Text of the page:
Sunday, April 5, 2020

Swan Hanging Art Mobile by Mark Leary Designs

 Mobile: Swan 

On calm
“They say it’s there before,” fox explained. “But during the storm, it’s entirely up to you.”

Thoughts while making
There atop the mountain, he stood. “The world,” the boy thought, “is mine.” Then, with a nervous smile, it began. Slow at first, picking up speed, the earth moving beneath outstretched arms.

Momentum, he knew, would take him through the first turn. He’d planned for that. Faster + faster. Then the straightaway. Nothing to stop him now. Anxiousness becoming exhilaration. His blue eyes sparkling.

The second turn. That’s where he anticipated trouble. A hard right at full speed, then directly up again. He was on the other side before he knew it. He’d done it. The celebration began even as he made his way up and up and … oh shit.

When I was 7, I “learned” how to roller skate the hard way. Racing down our steep driveway, roaring down the sidewalk, and then up into our neighbor’s equally-steep driveway. All was going well until I realized I didn’t actually know how to skate uphill.

When I started rolling backward, I had a moment where I thought I might come out alright. The sprinkler head I tripped over apparently had other ideas.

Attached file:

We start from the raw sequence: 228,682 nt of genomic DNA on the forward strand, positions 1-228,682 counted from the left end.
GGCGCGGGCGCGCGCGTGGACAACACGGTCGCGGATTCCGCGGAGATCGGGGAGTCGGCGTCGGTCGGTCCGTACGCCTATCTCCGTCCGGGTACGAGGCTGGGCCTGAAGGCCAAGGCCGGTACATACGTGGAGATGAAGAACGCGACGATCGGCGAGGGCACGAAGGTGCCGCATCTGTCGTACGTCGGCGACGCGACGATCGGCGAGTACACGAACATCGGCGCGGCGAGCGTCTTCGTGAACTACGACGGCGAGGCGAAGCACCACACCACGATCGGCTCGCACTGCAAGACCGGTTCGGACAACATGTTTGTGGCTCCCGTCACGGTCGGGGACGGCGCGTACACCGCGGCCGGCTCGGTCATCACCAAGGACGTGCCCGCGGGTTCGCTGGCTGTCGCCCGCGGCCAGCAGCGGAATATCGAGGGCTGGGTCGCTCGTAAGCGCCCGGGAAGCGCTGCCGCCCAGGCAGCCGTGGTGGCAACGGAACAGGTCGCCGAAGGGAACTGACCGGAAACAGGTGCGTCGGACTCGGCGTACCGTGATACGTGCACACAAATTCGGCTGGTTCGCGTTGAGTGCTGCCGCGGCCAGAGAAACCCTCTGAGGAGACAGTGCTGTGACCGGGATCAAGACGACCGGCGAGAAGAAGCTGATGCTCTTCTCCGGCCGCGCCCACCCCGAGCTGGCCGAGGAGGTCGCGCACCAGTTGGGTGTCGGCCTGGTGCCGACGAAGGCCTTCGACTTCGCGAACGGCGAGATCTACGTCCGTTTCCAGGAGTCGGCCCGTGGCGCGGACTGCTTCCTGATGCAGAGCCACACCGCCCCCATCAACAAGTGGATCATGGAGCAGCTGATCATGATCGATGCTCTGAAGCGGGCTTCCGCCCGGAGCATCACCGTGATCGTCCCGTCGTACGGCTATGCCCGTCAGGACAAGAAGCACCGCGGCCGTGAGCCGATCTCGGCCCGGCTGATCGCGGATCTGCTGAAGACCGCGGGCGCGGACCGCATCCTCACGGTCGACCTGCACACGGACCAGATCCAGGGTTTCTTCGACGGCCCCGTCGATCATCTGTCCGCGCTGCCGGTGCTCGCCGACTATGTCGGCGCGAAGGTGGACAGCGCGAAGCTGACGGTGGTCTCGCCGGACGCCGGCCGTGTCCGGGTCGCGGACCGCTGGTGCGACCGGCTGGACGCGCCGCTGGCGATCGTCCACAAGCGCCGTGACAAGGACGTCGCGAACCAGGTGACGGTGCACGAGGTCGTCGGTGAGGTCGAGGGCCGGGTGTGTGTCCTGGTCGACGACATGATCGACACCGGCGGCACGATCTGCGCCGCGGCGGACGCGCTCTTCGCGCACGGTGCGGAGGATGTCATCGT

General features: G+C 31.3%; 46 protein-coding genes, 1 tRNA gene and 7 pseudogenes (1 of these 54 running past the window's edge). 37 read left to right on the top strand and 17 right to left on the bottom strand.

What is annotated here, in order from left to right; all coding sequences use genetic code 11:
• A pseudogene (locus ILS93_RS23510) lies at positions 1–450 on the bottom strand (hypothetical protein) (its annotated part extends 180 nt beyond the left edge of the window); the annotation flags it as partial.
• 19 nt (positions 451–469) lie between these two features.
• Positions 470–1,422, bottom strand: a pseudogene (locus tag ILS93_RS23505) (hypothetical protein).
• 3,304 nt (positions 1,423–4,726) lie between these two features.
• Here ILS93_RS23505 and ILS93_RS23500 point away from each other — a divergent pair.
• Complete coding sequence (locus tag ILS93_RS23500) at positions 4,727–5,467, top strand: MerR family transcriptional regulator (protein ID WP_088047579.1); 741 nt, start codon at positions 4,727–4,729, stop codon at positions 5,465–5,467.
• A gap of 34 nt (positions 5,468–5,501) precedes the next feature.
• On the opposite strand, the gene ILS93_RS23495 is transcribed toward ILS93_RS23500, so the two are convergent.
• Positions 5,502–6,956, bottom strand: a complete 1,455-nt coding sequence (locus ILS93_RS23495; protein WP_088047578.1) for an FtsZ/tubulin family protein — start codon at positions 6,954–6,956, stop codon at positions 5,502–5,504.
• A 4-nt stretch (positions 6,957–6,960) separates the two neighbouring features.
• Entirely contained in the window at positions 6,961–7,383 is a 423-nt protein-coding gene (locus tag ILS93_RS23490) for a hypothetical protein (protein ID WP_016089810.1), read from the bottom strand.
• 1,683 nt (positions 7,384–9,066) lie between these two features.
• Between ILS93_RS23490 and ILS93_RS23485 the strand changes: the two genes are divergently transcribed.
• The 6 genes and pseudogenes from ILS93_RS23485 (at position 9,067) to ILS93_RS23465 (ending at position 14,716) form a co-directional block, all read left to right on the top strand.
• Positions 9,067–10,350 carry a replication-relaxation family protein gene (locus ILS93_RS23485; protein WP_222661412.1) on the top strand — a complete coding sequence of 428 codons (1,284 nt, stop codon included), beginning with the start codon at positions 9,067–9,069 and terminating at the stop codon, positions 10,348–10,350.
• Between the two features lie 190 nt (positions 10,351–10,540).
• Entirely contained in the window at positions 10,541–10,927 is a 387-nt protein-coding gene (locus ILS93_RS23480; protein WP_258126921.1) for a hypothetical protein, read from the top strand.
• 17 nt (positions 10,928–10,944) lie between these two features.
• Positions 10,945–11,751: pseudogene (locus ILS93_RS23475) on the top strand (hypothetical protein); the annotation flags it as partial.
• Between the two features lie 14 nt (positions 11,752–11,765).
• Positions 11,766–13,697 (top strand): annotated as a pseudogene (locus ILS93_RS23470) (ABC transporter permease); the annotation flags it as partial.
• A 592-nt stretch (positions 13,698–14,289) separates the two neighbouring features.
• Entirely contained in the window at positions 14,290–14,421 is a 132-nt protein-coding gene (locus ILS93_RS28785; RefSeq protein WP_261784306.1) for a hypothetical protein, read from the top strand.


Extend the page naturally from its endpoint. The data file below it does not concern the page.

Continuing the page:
My sister found me crying and jumping up + down yelling, “My ankle, my ankle!” When my mom arrived, she tried frantically to stop me from jumping, panicked that I was doing even more damage to my ankle.

When she calmed me down enough to ask where it hurt, she was surprised when I pointed at my wrist. I often mixed up the two, and in *my* frazzled state, I’d done it again—causing even more confusion.

We laugh about it now, but at the time it was kind of traumatic. Not only because I broke my arm, but because I didn’t feel like my family could “hear” me. I was screaming where it hurt and yet they were focused elsewhere. It was confusing to me and to them.

This memory came to me today as I scrolled through Instagram, seeing such pain and fear, and the desire of so many to help or to be heard or both; highlighting the importance of speaking and listening with such sweet and gentle care.

What can you do today to better hear + respond to your own needs and/or those of others?

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